Matters get more complicated; this is psychoanalysis after all.  Freud’s views of analysis arose primarily from his work with adults. Yet, psychoanalytic interest in early education arose at least with Ferenczi’s precocious 1908 paper on education.  That is, while psychoanalysis in the office is one matter, its application to early development and childhood education gives it the kind of societal optimism, a manner of applying principles to improve at least the lives of children, if not of society.  Therefore, one can see how early settlers were prepared to start kibbutzim with Marx in one fist and Freud in the other.

 Rolnik states clearly his view of psychoanalysis: “…a science of subjectivity….based on universal …mechanisms.. behind.. differences and diversity….”  That is, within psychoanalysis is both what is universally deeply human and what makes us different (including the small narcissistic differences or Erikson’s pseudospeciation).

 Rolnik also ventures into the early application of psychoanalysis to literary criticism, mostly a matter of what Freud called pathobiography (“reading” the author’s alleged complexes from his work).  While popular, it also raised hackles. Bialik thoughtfully zinged back:     

            “(psychoanalysis’s) fundamental purpose…(is to) cure the psyche….few possess…ability    to enter…a writer’s secrets.. only those of great talent and transcendant purpose…”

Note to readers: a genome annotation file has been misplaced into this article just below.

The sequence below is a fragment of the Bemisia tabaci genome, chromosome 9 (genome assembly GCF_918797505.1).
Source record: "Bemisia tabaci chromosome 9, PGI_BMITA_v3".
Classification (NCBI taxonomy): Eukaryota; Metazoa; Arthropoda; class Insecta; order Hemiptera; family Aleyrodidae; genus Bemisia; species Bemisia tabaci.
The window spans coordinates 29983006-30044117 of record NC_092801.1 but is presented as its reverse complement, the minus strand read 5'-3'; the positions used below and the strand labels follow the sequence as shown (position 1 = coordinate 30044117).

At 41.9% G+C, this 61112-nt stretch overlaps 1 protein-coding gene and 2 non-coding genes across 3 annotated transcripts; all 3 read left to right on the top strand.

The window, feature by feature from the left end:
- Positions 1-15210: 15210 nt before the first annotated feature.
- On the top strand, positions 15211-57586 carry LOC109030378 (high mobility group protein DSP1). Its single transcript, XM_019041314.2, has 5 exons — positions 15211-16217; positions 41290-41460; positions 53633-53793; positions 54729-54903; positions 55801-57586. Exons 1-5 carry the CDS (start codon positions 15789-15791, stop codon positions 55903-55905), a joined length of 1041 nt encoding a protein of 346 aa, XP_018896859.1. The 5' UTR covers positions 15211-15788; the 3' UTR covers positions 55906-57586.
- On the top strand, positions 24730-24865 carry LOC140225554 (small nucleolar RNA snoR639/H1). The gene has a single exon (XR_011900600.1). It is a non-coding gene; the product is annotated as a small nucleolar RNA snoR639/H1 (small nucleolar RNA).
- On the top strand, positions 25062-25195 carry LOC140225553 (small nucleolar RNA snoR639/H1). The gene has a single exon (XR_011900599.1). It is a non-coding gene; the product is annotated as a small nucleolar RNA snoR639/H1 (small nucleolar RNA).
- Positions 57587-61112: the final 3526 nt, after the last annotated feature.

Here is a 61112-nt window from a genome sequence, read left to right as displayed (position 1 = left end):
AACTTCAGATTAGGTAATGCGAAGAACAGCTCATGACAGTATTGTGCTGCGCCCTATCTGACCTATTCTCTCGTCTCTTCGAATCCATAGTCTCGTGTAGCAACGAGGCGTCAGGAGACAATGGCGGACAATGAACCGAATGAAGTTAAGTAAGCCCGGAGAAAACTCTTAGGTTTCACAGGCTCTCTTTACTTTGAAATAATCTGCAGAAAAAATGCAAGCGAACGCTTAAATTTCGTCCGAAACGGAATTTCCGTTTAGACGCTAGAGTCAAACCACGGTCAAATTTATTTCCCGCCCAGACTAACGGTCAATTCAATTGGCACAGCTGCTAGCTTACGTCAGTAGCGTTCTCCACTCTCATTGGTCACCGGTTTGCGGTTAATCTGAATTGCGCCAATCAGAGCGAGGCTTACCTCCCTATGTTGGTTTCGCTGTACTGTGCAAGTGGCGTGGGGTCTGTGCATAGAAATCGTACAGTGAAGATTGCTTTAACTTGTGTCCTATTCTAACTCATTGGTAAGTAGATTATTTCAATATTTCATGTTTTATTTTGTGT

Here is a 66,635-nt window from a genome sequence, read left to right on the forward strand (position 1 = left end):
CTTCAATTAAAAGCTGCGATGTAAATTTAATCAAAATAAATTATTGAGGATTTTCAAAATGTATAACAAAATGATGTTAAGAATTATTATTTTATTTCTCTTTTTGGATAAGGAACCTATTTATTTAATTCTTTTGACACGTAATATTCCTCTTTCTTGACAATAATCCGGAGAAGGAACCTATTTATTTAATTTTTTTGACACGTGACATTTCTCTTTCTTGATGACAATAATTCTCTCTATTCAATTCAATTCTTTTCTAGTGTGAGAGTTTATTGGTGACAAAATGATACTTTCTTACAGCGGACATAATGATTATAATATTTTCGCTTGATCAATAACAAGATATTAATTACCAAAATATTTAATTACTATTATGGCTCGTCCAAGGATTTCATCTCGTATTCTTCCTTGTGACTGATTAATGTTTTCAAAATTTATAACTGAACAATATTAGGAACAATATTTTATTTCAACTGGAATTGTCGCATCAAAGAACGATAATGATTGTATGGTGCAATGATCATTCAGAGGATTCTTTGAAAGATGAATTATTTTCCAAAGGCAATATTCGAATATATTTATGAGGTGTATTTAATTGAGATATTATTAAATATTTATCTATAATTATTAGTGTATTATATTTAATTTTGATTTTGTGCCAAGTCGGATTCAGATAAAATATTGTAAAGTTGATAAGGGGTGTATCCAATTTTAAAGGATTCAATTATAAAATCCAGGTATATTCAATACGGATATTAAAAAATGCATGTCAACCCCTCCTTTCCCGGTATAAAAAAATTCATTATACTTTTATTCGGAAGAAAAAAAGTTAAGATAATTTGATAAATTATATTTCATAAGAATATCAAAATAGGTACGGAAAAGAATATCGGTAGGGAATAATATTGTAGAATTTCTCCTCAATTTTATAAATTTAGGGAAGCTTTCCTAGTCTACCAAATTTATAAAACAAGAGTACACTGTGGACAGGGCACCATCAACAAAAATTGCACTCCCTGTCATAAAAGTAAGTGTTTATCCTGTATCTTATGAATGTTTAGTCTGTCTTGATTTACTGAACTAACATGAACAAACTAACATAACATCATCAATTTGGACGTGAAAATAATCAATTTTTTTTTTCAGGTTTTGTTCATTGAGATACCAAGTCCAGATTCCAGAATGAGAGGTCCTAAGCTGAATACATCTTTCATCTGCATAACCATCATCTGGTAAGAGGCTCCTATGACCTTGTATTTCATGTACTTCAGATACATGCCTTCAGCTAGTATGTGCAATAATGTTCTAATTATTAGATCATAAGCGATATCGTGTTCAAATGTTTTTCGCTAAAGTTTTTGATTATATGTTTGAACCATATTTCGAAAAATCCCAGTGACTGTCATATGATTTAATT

Bialik, leaves the door ajar, but only for a select few to venture into literary dissection.

And Agnon, that Nobel prize winner who read his acceptance speech in Hebrew in Oslo, sent his wife to Eitingen for treatment. Rolnik reviews how carefully at least one of Agnon’s novels hews to Freud’s Dora case.

 In his last chapter, Rolnik takes up the challenge to inquire how the political and cultural milieu affects both psychoanalytic theory and technique.  Much of his book persuasively recounts how the pre-State analysts were affected by the circumstances of this raw land  (“a land that eats its inhabitants” in the words of one of the spies sent by Moses to survey Canaan) and also how the early settlers were influenced by psychoanalysis.  In Zionist/psychoanalytic early history, there was tension between Zionism versus diaspora, like that between true and false identity. There was also the Shoah’s (“Holocaust’s”) shadow, which fostered a greater emphasis on corrective emotional experience (recovering from trauma).  The psychoanalytic price of this shift — from Freud’s emphasis on the father/law to mother(land)/fusion, the shift from primary aggression to secondary responses to traumata, from taking responsibility for the maintenance of one’s symptomatic inner life to finding the causes lying in the faults of others — has been overall to deemphasize reflecting on how one maintains one’s misery to how one can achieve a therapeutic experience to overcome the failings of others. (Laplanche might couch this as the difference between the synthetic aspects of psychotherapy versus the dissecting, analyzing aspects of psychoanalysis.)